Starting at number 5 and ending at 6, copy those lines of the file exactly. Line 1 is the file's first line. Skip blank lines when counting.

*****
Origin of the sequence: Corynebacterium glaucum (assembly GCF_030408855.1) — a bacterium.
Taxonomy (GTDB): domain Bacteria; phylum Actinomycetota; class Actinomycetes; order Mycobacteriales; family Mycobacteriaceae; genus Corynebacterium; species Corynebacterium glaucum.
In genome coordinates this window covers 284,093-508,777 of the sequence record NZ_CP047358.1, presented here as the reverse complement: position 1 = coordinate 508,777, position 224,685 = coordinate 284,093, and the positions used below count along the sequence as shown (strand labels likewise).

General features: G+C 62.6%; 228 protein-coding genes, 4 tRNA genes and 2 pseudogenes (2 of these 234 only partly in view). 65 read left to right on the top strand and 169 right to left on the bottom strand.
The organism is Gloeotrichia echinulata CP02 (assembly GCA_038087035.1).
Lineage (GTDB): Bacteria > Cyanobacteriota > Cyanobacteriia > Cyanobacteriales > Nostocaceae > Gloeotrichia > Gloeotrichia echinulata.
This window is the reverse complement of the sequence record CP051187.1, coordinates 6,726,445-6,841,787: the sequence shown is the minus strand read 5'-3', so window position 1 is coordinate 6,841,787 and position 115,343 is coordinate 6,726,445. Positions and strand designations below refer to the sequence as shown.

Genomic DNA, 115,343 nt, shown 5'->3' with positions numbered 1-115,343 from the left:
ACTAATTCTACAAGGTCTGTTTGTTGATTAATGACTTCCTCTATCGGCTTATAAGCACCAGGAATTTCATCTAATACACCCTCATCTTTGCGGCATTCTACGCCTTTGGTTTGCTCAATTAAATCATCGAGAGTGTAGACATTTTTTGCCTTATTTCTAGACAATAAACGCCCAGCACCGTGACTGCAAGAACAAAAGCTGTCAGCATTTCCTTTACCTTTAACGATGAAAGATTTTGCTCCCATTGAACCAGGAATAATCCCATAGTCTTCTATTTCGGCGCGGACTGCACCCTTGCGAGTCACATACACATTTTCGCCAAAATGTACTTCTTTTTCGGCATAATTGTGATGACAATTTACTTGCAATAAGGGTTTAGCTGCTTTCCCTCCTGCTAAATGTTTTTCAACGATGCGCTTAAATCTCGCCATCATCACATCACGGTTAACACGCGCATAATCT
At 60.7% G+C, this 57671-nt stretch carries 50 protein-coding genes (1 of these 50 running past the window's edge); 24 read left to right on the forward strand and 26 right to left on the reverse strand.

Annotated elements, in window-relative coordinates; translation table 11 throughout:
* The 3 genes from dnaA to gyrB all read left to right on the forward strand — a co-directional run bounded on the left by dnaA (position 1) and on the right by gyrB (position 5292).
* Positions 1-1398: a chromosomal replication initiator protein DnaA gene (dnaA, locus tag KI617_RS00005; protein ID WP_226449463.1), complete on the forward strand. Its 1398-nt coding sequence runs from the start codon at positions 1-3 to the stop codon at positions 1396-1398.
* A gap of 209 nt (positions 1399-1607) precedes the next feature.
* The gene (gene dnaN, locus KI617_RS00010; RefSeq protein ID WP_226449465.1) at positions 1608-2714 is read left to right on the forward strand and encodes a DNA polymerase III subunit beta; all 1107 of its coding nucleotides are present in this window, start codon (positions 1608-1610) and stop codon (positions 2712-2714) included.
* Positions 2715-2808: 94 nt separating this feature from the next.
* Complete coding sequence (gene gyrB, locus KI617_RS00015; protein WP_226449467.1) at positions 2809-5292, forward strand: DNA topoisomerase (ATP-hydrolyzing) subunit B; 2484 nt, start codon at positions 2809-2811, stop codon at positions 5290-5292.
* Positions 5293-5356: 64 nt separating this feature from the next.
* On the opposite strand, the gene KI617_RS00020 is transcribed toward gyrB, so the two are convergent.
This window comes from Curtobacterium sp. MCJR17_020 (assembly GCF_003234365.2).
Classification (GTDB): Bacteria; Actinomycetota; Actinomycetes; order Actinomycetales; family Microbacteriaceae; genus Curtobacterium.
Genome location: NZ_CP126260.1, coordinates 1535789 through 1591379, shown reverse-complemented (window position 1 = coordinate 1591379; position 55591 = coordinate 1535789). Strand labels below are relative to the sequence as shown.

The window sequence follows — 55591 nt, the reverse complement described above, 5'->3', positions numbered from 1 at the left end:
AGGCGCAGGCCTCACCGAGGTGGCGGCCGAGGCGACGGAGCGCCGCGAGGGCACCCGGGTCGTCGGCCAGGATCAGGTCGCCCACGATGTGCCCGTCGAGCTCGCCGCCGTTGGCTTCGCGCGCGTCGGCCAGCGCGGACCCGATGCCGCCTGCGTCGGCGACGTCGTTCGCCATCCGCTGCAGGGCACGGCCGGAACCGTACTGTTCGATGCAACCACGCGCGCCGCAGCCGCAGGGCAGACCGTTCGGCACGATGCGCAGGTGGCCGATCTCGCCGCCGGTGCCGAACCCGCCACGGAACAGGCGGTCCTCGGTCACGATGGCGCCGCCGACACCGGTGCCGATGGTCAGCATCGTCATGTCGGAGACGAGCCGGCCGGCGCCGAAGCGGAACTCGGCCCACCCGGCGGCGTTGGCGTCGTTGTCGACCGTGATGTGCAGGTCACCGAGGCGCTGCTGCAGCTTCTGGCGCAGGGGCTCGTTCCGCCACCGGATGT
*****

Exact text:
The organism is Gloeotrichia echinulata CP02 (assembly GCA_038087035.1).
Lineage (GTDB): Bacteria > Cyanobacteriota > Cyanobacteriia > Cyanobacteriales > Nostocaceae > Gloeotrichia > Gloeotrichia echinulata.